The Wieliczka Saltmines comprise of 20 chambers connected by around 3km of tunnels which lie 135m underground. It’s one of the most popular attractions in the area and is an easy daytrip from Krakow.
Salt Statues – image © Ayesha Cantrell
Salt production by evaporation can be traced back to the 10-12th century in Wieliczka. Rock salt was discovered in the 13th century and the first shafts were dug. Rock salt extraction was terminated in 1964 and in the interim the mine sprawled into a vast complex of tunnels and chambers. Stay with your guide, you’ll pass many alluring passages, but don’t be tempted as the risk of getting lost is quite real.
For information about tickets and how to get to Wieliczka Saltmines, either skip down the page to the end or buy tickets including transport from Krakow directly online.
Not on the tour- image © Ayesha Cantrell
Your guided tour starts with a descent down 350 steps. You’ll feel the temperature drop and you’ll notice that the walls seem to shine. This is salt. You might be tempted to lick it to verify but I would consider how many others before you have done just that.
Tasty Walls – image © Ayesha Cantrell
Your tour guide will explain what you are seeing as you pass through each chamber and you will see a mixture of exhibits that either tell the story of the working mine or the legends surrounding it.
Kinga – image © Ayesha Cantrell
The legend of Kinga tells of how she brought the salt to Poland.
Methane Reduction – image © Ayesha Cantrell
Methane can easily build up in the mine of one of the exhibits depicts workers deliberately lighting the methane in order to remove it. Your tour winds further down and you will see replicas of horse powered winches used to bring salt to the surface.
More Steps – image © Ayesha Cantrell
Examples of the evapouration salt extraction are still in evidence.
Salt encrusted evapouration process – image © Ayesha Cantrell
As you wind your way down you can start to appreciate the depth and, at one point looking up, you start to get the scale.
A long way down – image © Ayesha Cantrell
The site is so deep that it could fit the Eiffel Tower and the tallest chamber is 36m high. The Wieliczka Saltmines also claim the only enderground church in Europe complete with a unique statue of John Paul II and a chandleier that is quite decadent. Along the way you will also notice salt lakes, which are so salty scuba divers could not use enough weight to descend.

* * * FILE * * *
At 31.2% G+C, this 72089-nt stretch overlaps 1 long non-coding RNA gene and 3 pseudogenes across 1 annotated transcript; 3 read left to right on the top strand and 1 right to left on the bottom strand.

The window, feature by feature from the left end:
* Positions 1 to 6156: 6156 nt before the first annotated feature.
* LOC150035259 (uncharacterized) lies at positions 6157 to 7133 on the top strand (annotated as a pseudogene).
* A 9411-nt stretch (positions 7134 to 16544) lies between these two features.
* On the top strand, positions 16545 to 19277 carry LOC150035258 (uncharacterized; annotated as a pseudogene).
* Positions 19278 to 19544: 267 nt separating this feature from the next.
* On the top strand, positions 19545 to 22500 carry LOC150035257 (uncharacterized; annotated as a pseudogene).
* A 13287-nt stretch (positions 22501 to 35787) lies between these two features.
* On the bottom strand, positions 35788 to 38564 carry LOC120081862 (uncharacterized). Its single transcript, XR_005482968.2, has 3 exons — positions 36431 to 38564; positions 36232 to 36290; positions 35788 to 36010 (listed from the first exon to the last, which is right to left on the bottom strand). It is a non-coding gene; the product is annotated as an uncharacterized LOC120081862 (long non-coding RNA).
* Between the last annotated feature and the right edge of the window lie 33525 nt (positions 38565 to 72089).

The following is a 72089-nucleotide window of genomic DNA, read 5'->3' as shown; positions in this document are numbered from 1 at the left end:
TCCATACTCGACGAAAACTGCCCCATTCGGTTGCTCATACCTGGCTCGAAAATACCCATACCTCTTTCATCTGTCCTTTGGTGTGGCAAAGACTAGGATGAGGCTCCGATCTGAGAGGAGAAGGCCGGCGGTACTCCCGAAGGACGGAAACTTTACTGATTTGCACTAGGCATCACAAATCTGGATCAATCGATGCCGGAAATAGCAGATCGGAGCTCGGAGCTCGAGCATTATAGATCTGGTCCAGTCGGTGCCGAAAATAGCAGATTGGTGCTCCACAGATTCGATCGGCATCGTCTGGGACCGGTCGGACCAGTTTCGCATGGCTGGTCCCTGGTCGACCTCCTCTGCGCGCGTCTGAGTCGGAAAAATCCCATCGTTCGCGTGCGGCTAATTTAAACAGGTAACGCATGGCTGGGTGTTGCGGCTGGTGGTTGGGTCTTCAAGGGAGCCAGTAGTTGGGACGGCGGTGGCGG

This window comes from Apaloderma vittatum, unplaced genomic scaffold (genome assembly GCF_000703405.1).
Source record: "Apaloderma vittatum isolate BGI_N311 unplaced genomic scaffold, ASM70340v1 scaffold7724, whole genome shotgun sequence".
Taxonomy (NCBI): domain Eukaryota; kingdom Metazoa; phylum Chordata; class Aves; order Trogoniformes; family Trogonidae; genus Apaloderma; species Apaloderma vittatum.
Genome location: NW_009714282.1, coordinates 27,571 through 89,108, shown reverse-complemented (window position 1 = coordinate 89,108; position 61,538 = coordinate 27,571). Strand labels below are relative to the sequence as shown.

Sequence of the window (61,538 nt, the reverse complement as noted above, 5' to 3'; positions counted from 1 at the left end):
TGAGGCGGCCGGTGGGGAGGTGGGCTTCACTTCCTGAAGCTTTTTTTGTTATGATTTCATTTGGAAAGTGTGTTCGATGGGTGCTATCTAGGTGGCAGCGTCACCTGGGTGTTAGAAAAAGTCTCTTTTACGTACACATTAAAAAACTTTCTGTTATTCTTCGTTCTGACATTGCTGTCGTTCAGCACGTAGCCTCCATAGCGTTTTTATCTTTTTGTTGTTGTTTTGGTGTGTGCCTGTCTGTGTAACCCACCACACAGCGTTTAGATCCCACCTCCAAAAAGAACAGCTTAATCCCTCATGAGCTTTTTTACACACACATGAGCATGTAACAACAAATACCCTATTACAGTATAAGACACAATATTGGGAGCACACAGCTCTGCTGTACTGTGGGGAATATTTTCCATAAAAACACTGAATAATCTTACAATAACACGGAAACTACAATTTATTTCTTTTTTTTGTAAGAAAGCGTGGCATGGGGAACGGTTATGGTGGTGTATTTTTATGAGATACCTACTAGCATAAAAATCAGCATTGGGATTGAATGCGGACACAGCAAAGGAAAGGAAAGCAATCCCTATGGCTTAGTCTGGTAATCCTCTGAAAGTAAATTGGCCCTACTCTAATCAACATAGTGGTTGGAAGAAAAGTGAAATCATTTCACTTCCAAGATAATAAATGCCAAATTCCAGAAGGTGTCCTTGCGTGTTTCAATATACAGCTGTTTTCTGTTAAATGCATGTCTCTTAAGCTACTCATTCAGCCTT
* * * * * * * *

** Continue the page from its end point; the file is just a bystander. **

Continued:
Salt Water – image © Ayesha Cantrell
Towards the end of the tour you’ll pass through a gift shop in an impressive chamber and have the opportunity to buy salt, crystals and other souvenirs before heading back to the surface.
The mine also offer other tours depending on your interests. There is a hands-on Miners Tour which allows you to experience a mining task alongside a foreman who will evaluate your execution of the task as you learn the ropes. Apart from the chapel, there are a number of religious sculptures and sites along the way, and you can opt for the Pilgrims Route which culminates in Holy Mass being said in the chapel.
How to visit Wieliczka Saltmines
- The easist way to arrange your visit is via a company like Get Your Guide. They will pick you up from your hotel, take you there, skip the queue, ensure you meet your guide and be waiting for you when you exit.
- You can also buy a combination ticket and tour which will include the Salt Mine and Schindler’s Factory. This is a great combination for a day trip.
- There are tickets that combine the Wieliczka Saltmines and Auschwitz-Birkenau but this is an 11 hour day. If you have very little time and a lot or stamina then opt for this. Otherwise, give Auschwitz-Birkenau a day to itself.
- You can buy your ticket directly from the Wieliczka Saltmine website but this does not include transport from Krakow. If you want to take the Miners Tour or the Pilgrims Tour booking directly is the only way to do them.
Tips for visiting Wieliczka Saltmines
- The temperature in the mines ranges from 14-16 degrees so make sure you dress appropriately.
- There are 800 steps and over 2km to walk. Wear comfortable shoes.
- Although the tunnels aren’t tight, your initial descent is quite close and this site is not the most suitable for claustrophobia sufferers.
- You need to buy a permit to take photos.
- The tunnels are vast, stay with your guide or risk getting lost.
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See our range of itineraries to suit your stay in Kraków:
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